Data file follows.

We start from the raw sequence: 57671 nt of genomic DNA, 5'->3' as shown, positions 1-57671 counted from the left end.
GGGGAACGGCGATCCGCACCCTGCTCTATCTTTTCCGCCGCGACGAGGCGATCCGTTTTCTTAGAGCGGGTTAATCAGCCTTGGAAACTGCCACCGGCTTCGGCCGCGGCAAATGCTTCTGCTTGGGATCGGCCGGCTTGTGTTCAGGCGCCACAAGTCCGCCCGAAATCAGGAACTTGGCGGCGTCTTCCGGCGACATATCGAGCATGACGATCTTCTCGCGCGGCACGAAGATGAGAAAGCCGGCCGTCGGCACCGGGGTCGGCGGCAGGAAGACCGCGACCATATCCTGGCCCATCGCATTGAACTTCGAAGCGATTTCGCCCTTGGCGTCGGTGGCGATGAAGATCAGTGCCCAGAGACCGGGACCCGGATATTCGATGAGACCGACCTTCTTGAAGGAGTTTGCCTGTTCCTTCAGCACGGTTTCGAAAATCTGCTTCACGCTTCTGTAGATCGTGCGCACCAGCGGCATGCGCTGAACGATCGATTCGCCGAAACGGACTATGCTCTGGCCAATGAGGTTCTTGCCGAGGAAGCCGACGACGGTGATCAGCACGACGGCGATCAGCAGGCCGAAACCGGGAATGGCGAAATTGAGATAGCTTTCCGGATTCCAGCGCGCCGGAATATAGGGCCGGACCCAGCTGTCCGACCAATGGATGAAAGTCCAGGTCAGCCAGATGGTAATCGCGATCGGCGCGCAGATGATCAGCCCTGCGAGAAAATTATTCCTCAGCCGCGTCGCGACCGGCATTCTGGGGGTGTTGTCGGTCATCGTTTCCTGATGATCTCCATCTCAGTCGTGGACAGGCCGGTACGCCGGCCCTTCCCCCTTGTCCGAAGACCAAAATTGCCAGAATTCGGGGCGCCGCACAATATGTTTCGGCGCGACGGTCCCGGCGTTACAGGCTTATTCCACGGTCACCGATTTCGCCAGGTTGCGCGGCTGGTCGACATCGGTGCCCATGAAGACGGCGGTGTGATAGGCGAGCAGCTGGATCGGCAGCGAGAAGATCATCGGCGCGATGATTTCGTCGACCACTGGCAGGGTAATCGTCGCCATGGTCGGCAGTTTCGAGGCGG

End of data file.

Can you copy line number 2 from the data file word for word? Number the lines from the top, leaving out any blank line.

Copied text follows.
GGGGAACGGCGATCCGCACCCTGCTCTATCTTTTCCGCCGCGACGAGGCGATCCGTTTTCTTAGAGCGGGTTAATCAGCCTTGGAAACTGCCACCGGCTTCGGCCGCGGCAAATGCTTCTGCTTGGGATCGGCCGGCTTGTGTTCAGGCGCCACAAGTCCGCCCGAAATCAGGAACTTGGCGGCGTCTTCCGGCGACATATCGAGCATGACGATCTTCTCGCGCGGCACGAAGATGAGAAAGCCGGCCGTCGGCACCGGGGTCGGCGGCAGGAAGACCGCGACCATATCCTGGCCCATCGCATTGAACTTCGAAGCGATTTCGCCCTTGGCGTCGGTGGCGATGAAGATCAGTGCCCAGAGACCGGGACCCGGATATTCGATGAGACCGACCTTCTTGAAGGAGTTTGCCTGTTCCTTCAGCACGGTTTCGAAAATCTGCTTCACGCTTCTGTAGATCGTGCGCACCAGCGGCATGCGCTGAACGATCGATTCGCCGAAACGGACTATGCTCTGGCCAATGAGGTTCTTGCCGAGGAAGCCGACGACGGTGATCAGCACGACGGCGATCAGCAGGCCGAAACCGGGAATGGCGAAATTGAGATAGCTTTCCGGATTCCAGCGCGCCGGAATATAGGGCCGGACCCAGCTGTCCGACCAATGGATGAAAGTCCAGGTCAGCCAGATGGTAATCGCGATCGGCGCGCAGATGATCAGCCCTGCGAGAAAATTATTCCTCAGCCGCGTCGCGACCGGCATTCTGGGGGTGTTGTCGGTCATCGTTTCCTGATGATCTCCATCTCAGTCGTGGACAGGCCGGTACGCCGGCCCTTCCCCCTTGTCCGAAGACCAAAATTGCCAGAATTCGGGGCGCCGCACAATATGTTTCGGCGCGACGGTCCCGGCGTTACAGGCTTATTCCACGGTCACCGATTTCGCCAGGTTGCGCGGCTGGTCGACATCGGTGCCCATGAAGACGGCGGTGTGATAGGCGAGCAGCTGGATCGGCAGCGAGAAGATCATCGGCGCGATGATTTCGTCGACCACTGGCAGGGTAATCGTCGCCATGGTCGGCAGTTTCGAGGCGG